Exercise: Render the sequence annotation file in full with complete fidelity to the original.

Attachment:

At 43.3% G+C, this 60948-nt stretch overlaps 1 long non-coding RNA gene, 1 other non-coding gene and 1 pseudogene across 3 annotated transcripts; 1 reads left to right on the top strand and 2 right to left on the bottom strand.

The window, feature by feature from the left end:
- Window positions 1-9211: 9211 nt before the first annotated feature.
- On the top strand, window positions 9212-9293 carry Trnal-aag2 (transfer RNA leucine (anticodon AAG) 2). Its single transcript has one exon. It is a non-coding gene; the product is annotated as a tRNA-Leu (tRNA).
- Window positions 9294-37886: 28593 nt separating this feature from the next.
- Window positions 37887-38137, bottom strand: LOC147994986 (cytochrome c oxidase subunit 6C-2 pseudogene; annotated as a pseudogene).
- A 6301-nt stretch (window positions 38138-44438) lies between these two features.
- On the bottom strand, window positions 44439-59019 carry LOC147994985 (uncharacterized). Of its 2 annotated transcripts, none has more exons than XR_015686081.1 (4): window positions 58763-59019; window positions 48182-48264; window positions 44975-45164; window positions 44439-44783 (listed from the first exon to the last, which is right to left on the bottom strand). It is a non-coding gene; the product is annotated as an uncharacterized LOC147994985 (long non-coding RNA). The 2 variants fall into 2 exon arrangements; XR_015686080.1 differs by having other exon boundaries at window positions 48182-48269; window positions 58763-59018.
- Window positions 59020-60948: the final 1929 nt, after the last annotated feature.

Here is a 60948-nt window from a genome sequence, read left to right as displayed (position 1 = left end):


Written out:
At 43.3% G+C, this 60948-nt stretch overlaps 1 long non-coding RNA gene, 1 other non-coding gene and 1 pseudogene across 3 annotated transcripts; 1 reads left to right on the top strand and 2 right to left on the bottom strand.

The window, feature by feature from the left end:
- Window positions 1-9211: 9211 nt before the first annotated feature.
- On the top strand, window positions 9212-9293 carry Trnal-aag2 (transfer RNA leucine (anticodon AAG) 2). Its single transcript has one exon. It is a non-coding gene; the product is annotated as a tRNA-Leu (tRNA).
- Window positions 9294-37886: 28593 nt separating this feature from the next.
- Window positions 37887-38137, bottom strand: LOC147994986 (cytochrome c oxidase subunit 6C-2 pseudogene; annotated as a pseudogene).
- A 6301-nt stretch (window positions 38138-44438) lies between these two features.
- On the bottom strand, window positions 44439-59019 carry LOC147994985 (uncharacterized). Of its 2 annotated transcripts, none has more exons than XR_015686081.1 (4): window positions 58763-59019; window positions 48182-48264; window positions 44975-45164; window positions 44439-44783 (listed from the first exon to the last, which is right to left on the bottom strand). It is a non-coding gene; the product is annotated as an uncharacterized LOC147994985 (long non-coding RNA). The 2 variants fall into 2 exon arrangements; XR_015686080.1 differs by having other exon boundaries at window positions 48182-48269; window positions 58763-59018.
- Window positions 59020-60948: the final 1929 nt, after the last annotated feature.

Here is a 60948-nt window from a genome sequence, read left to right as displayed (position 1 = left end):